opens up opens up a little more becomes circular then again begins to close in in a perpendicular

direction close it further and at the point p2 you get the image where the sagittal rays

are in focus one thing should be noted the secondary line

image will change in orientation the changes in the object position but it will always

point towards the optical axis that is it will be radial that is the interesting thing

similarly the primary image where the maridional rays came in focus this line image will vary

in orientation but it will remain normal to the secondary image you see this features causes a very interesting

effect when object is made up of radial radial and tangential elements the primary and secondary

majors are in fact formed of the transverse and radial dashes let us look at this little

carefully this is where we are interested in forming the image of an object which has

got a rim and radial spokes okay after passing through the lens if we consider here in the

tangential focal plane t this is where the maridional rays have come in focus this is the transverse image so the rim is

getting focused the spokes they are very blurred but then as we move it to the sagittal focal

plane now in this case we are getting the radial spokes are focused and the tangitial

rim has gone out of focus now to analyze the origin of astigmatic 1

points that for a point on the axis and the lens is free from other aberrations the wave

fronts emerging from the lens are the spherical and us as the wave front progresses that is

moves it converges to a single point but when the object point is non-axial quite away from

the axis then the emerging wave front is not a spherical anymore and as the wave front

converges it does not focus to a point but to two lines which are normal each other

the maridional line and sagittal line now somewhere between these two lines image is

circular and is called the circle of least confusion but is it is still not too very

well focus there now the distance between the tangential foci

and sagittal foci increase as the object point moves away from the axis thus the tangential

foci and sagittal foci of the points at different distances from the axis lie on two surfaces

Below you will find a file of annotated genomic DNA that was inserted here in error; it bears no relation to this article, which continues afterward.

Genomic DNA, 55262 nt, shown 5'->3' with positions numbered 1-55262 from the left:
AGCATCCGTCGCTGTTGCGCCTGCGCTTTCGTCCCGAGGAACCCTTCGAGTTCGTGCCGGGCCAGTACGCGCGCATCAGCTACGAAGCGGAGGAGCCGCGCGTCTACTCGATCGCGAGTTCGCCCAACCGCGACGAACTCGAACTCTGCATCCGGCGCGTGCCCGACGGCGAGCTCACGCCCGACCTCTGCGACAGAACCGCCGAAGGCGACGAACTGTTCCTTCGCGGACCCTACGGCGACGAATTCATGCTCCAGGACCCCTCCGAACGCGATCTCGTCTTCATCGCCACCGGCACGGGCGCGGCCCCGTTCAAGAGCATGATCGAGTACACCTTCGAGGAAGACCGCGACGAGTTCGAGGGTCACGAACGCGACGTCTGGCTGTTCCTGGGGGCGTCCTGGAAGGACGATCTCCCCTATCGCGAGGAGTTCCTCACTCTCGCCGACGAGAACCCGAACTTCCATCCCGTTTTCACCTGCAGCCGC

the optical system is said to be free from astigmatism when the two surfaces coincide

they will still be curved but we shall come to that a little later one thing we know these

two surfaces they are coinciding at the optical axis of the system but naturally that the axial point this is

the problem of astigmatism is there as we move away from the axis and as i pointed out earlier even if we surfaces

coincide okay the sd committal will not be there but the resultan image surface is in

general curve and this defect of image is called curvature of the field now the shape of the image surface depends

on the shape of the lens and the position of the stops if the primary surface is to

the left of the secondary image astigmatism is said to be positive otherwise negative

now by using a convex and concave lens of suitable focal lengths and separated by a

distance it is possible to minimize the astigmatic difference such a lens combination is called

astigmatism now we come to another defect and the reparation called curvature the image of an extended plane object due

to a single lens is not a flat one but is a curved surface the central portion of the

image nearer the axis is in focus but the outer region of the image away from the axis

those regions are blurred this defect is called the curvature of the field it is due to the

defect that the paraxial focal length is greater than the marginal focal length marginal focal length means the focal length

for the marginal rays this separation is present even if the aperture of the lens is reduced

by a suitable stop usually employed to reduce a spherical aberration coma and astigmatism you see a real image formed by a convex lens

curves toward the lens if the points a and b are mirrored curves towards the lens for the case of a virtual image which is formed

at a distance larger than that of the object a prime and b prime these are curved away

from the lens this figure shows the curvature of the field

in the case of a concave lens here again the images formed nearer the ends and the ends

a prime and b prime or curved toward lens now for the system of thin lenses to get a

flat image this is the condition summation over 1 upon ni fi summed over the various

lens components for two lenses this condition reduces to 1 upon n1 f1 + 1 upon n2 f2=0